- Witch Hunts in the Western World
General summaries of the history of witch prosecutions in Europe and the Americas have a useful role to play in transmitting some of the latest research to the public at large and weaning people off the sensationalist and inaccurate views to which they are happy to cling and that are still peddled by some of the media and popular press. Unfortunately, Pavlac’s book, potentially interesting and informative, is spoiled by his old-fashioned insistence on letting readers know that in his opinion witchcraft was nonsense and witches in effect were innocent victims of sinister or heartless authorities. He does this mainly via his choice of vocabulary: “blaming witches was more convenient” (p. 66), “Demonologists invented the [Devil’s] mark” (p. 72), “[Descartes’] promotion of the scientific method” (p. 76), and so forth (emphasis added). Research has long passed the old notion that authorities, especially the Church, fell in with people’s supposed eagerness for scapegoats to blame for poor harvests, disease, or similar catastrophes and used intensive prosecutions to further their own authoritarian ends. It may not have been Pavlac’s intention to re-create this catchall explanation, but the way he writes leaves the reader with the impression that this is what he means. There also are other blemishes that do not help his narrative. His account of witchcraft in Scotland, for example, is confused and rather a mess; he makes claims that, if pressed, he would find difficult to prove—“De Lancre’s opinions inspired a widespread hunt” (p. 97) and “[Del Rio’s] detailed explications of the various arguments about witches convinced many of their reality” (p. 158); and he also spends too long (pp. 97–103) on reviewing cases of demonic possession. These, although interesting in themselves, are not witch hunts and take up space that might have been more fruitfully employed in expanding his principal topic. One also questions the title Witch Hunts. Wolfgang Behringer has discussed this kind of emotive terminology—persecutions, hunts, panics—and, in effect, suggested that scholars choose their terms more carefully.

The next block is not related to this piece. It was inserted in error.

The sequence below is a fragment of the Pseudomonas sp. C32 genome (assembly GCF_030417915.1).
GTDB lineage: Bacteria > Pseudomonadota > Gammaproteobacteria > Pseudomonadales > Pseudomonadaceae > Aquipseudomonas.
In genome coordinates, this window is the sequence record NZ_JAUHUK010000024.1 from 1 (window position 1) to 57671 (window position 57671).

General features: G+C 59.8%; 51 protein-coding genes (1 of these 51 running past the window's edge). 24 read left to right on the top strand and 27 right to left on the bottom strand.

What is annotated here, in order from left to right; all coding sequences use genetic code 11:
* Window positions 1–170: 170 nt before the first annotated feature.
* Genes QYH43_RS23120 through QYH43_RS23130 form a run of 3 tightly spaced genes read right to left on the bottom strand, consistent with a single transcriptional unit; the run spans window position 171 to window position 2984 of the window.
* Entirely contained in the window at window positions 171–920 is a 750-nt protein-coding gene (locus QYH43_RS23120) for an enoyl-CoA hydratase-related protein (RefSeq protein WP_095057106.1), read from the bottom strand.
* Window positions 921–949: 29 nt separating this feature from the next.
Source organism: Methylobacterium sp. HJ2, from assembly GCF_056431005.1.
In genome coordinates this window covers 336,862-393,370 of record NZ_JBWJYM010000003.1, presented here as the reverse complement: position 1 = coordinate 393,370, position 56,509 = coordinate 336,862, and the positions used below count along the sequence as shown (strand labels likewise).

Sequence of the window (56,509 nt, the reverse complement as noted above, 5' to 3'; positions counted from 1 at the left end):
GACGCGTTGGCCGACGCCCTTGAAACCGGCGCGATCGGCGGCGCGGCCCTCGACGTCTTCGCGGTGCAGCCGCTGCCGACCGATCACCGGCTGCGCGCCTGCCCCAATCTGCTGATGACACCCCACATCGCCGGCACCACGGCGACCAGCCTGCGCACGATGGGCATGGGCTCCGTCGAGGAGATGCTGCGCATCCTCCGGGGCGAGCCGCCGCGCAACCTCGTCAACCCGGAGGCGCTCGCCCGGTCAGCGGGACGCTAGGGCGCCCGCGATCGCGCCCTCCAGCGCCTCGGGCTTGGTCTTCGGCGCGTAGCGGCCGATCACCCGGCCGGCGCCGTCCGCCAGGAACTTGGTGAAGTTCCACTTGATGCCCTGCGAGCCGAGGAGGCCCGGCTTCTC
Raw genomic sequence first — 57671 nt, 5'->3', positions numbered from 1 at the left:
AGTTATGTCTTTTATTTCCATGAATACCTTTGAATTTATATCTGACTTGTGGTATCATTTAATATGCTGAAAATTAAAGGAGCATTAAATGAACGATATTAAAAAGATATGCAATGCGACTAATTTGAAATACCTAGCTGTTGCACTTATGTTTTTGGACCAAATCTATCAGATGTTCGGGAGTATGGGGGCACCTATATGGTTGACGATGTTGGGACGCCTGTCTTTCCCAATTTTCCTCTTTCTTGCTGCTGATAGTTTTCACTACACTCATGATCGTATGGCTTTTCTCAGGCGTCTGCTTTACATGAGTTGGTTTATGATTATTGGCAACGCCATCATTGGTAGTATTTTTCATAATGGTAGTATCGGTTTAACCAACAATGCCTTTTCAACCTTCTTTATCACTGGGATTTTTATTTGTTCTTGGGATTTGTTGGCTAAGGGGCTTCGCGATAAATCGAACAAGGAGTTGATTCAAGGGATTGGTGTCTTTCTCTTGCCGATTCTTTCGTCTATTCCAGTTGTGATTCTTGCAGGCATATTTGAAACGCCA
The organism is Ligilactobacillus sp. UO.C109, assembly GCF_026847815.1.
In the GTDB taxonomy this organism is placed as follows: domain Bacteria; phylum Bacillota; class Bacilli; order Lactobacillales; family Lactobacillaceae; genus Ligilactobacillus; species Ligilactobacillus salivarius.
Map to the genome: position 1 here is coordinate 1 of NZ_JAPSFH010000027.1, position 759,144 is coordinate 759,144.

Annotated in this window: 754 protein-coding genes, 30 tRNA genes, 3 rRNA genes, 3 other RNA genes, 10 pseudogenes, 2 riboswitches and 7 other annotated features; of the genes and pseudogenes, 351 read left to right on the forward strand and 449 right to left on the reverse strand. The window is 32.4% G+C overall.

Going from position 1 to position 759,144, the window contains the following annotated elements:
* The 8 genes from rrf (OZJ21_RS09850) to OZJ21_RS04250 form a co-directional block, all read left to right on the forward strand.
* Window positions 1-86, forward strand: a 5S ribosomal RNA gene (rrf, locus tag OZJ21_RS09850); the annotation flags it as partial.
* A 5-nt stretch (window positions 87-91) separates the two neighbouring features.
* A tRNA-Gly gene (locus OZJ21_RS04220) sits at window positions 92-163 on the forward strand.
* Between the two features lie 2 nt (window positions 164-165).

Certainly it is true that Pavlac’s book has the virtue of covering very wide chronological and geographical ranges and introduces to the survey areas [End Page 73] such as South America and Eastern Europe that often are neglected in general surveys of this kind. On the other hand, when he summarizes witches and witchcraft in his final chapter, he cannot resist pushing the button of appeal to emotional response. Having quite rightly noted that modern research tends to reduce the estimates of individuals executed for witchcraft, he adds that “many more people at the time, though, were affected by the hunts” and that “while these numbers hardly attain the level of a holocaust or a genocide, they nonetheless show how too many people suffered for a crime that did not exist” (p. 189). The references to holocaust and genocide are superfluous and irrelevant, and one must therefore conclude that they are there as part of Pavlac’s subtext, a subtext that is by now very old-fashioned indeed, not to mention unsubtle. That there is such a subtext seems to be confirmed by his ending the book with an anecdote relating to an incident from 1589, a woman brutally tortured, almost certainly innocent, and burned alive. Why is she included at this particular juncture? Witches were by no means always tortured, many were guilty as charged, and relatively few suffered death by burning. So this example’s inclusion looks like a final emotional appeal rather than anything else. Modern studies of historical witchcraft are a good deal more sensitive than that to the available evidence. So, as a final judgment on Pavlac’s book, one is unfortunately obliged to repeat Muriel Sharp’s Miss Jean Brodie: “For those who like this sort of thing, this is the sort of thing they like.”